Nestled in one of the best wildlife viewing areas in Hwange National Park, Little Makalolo offers privacy for guests who enjoy small and intimate camps with a sense of remoteness. The area is ecologically diverse, ensuring great numbers of animals year-round. 

The camp’s 6 spacious en-suite tents, with both indoor and outdoor showers, are settled in the tree line. 

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Davison’s Camp Hwange National Park

A classic African tented camp, Davison’s Camp lies deep in the Hwange National Park, in the private south-eastern Linkwasha Concession. 

Named after the founder of Hwange, Ted Davison, the camp is carefully concealed beneath a grove of mopane trees overlooking a waterhole and open plains.

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Hwange National Park

Situated on the border with Botswana, Hwange National Park is the largest game reserve in Zimbabwe. Its 1.4 million hectares of sandy soils support widespread stands of broad-leafed woodland that during the summer months, despite the low rainfall, are an abundance of green. Saltpans, acacia scrub and grasslands complete this “savannah mosaic”.

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The Hide Hwange National Park

Positioned under a canopy of shady trees, the Hide is situated in a private concession within Hwange National Park, on the edge of an active waterhole – it is the only water source for miles. 

10 canvas safari tents under thatch have spacious, deluxe accommodation and various combinations of indoor and outdoor showers and baths. 

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Ruckomechi Camp Mana Pools National Park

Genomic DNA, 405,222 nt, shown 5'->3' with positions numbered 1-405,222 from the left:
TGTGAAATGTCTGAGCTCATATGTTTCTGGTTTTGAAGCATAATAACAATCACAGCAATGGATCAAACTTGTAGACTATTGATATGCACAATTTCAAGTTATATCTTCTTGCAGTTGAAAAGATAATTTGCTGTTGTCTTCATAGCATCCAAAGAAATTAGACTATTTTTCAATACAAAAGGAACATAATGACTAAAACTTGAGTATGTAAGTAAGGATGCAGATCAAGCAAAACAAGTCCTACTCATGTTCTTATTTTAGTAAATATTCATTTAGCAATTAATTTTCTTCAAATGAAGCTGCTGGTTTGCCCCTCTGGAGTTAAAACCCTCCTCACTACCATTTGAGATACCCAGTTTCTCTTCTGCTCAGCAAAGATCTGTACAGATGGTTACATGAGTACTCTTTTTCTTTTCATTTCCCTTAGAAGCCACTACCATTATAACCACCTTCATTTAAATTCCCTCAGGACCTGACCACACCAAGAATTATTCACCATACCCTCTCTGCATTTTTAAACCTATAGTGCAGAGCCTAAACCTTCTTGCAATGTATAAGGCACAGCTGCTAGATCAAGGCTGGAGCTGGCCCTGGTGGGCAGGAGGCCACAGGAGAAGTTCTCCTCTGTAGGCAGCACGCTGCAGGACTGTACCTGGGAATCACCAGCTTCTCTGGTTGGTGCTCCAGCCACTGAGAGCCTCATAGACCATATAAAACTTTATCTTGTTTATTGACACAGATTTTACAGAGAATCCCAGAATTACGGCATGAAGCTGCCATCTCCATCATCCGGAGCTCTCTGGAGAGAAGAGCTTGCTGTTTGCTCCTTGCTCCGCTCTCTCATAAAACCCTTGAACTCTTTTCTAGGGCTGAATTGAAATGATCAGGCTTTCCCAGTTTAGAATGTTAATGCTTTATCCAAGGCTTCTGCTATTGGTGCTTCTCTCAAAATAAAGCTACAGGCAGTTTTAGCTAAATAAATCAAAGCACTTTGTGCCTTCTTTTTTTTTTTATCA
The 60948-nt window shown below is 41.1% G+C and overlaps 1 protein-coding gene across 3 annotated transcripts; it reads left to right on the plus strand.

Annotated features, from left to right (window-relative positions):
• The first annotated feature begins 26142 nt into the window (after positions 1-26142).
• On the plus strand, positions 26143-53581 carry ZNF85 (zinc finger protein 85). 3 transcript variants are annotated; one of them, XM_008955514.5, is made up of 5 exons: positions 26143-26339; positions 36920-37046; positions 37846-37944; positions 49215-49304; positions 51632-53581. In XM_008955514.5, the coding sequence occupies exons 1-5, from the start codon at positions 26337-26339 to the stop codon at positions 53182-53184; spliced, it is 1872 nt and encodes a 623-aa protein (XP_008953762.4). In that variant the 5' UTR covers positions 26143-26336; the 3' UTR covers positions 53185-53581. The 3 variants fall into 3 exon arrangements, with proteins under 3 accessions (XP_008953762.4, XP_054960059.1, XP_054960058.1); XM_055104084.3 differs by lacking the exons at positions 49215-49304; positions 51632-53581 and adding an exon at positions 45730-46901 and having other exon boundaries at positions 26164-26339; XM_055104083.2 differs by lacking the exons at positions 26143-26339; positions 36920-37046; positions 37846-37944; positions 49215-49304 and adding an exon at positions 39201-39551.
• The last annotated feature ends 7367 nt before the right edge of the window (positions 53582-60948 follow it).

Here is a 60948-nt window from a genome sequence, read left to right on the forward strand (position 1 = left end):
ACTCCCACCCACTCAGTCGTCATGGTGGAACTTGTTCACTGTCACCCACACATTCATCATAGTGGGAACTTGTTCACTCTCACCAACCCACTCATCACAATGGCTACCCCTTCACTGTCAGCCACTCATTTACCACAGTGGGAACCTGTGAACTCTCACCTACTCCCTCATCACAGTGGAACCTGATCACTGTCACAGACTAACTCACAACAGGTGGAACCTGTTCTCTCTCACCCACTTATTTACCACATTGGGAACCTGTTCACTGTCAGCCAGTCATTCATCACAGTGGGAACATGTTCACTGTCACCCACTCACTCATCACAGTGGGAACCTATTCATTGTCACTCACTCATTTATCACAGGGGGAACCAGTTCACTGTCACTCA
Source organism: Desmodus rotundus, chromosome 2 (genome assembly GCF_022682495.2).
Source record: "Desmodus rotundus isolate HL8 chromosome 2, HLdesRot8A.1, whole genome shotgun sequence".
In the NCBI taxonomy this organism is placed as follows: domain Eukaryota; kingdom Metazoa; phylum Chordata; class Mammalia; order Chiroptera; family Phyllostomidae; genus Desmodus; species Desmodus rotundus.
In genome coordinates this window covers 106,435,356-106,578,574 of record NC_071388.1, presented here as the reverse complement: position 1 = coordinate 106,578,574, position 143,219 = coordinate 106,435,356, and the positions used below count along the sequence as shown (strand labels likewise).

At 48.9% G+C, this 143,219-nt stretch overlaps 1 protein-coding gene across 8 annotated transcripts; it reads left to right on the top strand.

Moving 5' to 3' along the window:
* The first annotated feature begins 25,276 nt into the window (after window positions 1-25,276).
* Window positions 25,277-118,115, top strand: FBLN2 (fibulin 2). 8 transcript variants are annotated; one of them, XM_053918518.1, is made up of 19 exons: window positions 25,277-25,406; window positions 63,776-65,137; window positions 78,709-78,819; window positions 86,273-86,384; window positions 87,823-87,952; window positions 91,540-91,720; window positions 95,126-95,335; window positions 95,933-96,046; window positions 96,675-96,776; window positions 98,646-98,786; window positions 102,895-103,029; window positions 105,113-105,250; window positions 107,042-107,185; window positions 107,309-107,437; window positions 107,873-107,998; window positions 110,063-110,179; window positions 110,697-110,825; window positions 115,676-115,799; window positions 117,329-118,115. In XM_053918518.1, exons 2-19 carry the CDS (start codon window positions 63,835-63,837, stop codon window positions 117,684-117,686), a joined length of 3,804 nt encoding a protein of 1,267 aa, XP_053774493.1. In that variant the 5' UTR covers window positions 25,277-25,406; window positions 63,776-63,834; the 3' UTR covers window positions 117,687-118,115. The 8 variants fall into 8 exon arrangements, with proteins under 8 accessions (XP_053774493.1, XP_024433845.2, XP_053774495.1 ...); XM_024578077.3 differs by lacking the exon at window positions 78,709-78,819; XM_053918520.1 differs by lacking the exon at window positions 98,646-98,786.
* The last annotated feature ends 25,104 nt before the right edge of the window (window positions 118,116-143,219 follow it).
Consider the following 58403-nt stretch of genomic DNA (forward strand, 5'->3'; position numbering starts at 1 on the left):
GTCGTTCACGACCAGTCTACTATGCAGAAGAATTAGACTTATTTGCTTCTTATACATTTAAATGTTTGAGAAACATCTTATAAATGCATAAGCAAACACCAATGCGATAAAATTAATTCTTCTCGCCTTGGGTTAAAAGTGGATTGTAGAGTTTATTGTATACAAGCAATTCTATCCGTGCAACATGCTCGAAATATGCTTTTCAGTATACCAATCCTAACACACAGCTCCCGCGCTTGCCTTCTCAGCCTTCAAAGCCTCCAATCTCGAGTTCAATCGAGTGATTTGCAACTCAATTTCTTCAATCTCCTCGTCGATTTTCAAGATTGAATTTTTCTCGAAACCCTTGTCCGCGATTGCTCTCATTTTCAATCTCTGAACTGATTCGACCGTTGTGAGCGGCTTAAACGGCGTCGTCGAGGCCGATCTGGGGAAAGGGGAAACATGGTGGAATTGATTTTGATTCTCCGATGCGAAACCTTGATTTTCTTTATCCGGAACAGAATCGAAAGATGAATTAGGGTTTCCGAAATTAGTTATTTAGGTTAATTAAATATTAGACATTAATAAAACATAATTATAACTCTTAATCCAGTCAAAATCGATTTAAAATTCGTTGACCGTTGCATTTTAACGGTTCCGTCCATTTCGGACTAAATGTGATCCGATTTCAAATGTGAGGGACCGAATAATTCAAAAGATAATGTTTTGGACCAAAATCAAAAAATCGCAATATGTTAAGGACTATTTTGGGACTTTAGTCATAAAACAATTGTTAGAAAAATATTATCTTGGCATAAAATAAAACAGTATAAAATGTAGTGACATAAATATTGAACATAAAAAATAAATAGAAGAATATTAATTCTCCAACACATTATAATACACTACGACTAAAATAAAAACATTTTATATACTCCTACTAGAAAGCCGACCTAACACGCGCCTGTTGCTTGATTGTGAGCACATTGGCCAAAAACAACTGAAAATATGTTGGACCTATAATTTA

Ruckomechi Camp, situated in a private concession with access to the western areas of Mana Pools National Park, accommodates guests in 10 spacious en-suited tents units, including a family unit, all of which overlook the magnificent Zambezi River. 

The camp is set amongst broad-canopied Ana trees, much loved by the elephants for their rich nutritious seeds. 

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Mana Pools National Park

Mana Pools National Park is one of the most remote and beautiful areas in Zimbabwe. The core of some 1.7 million hectares of UNESCO World Heritage conservation estate, its views of the broad river, floodplains, riverine woodland and the mountains of the Rift Valley escarpment are spectacular. The river is wide, sandy, with islands and sandbanks protruding from its brown waters.

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Little Ruckomechi Mana Pools National Park

Little Ruckomechi’s picturesque location embodies Mana Pools National Park in all its abundance. 

The camp is all about the intimacy of being close to nature and amongst the iconic Albida trees that characterise the area. 

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Victoria Falls Hotel Victoria Falls

Built in 1904, the historic Victoria Falls Hotel is an icon, its elegant colonial architecture leading out to sprawling terraces and lawns overlooking the Victoria Falls Bridge. 

161 classic rooms and suites provide modern comfort and the tasteful echoes of the Edwardian past. 

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Ilala Lodge Victoria Falls

Victoria Fall’s Ilala Lodge is situated in attractive manicured gardens, overlooking lush natural vegetation and the “smoke” from the magnificent falls. It is the closest hotel to the Victoria Falls. 

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Victoria Falls Safari Lodge Victoria Falls

Victoria Falls Safari Lodge is positioned on an elevated plateau outside Victoria Falls, bordering the Zambezi National Park. 

This traditional wood and thatch lodge enjoys spectacular views over endless stretches of pristine bush. 

72 comfortable rooms have private balconies from which to gaze out over the landscape and waterhole, as the sun dips below the horizon. 

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&Beyond Matetsi River Lodge Victoria Falls

Nestled along prime Zambezi River frontage, in a private concession, the &Beyond Matetsi River Lodge is a safari oasis upriver from the majestic Victoria Falls.  

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Victoria Falls

When explorer David Livingstone first ventured into and named the town of Victoria Falls, he didn’t realise it already had a more fitting name – Mosai-Oa-Tunya, The Smoke That Thunders. The mighty Zambezi River drops off in spectacular fashion, creating a powerful spectacle that is the most notable of the seven natural wonders of the world.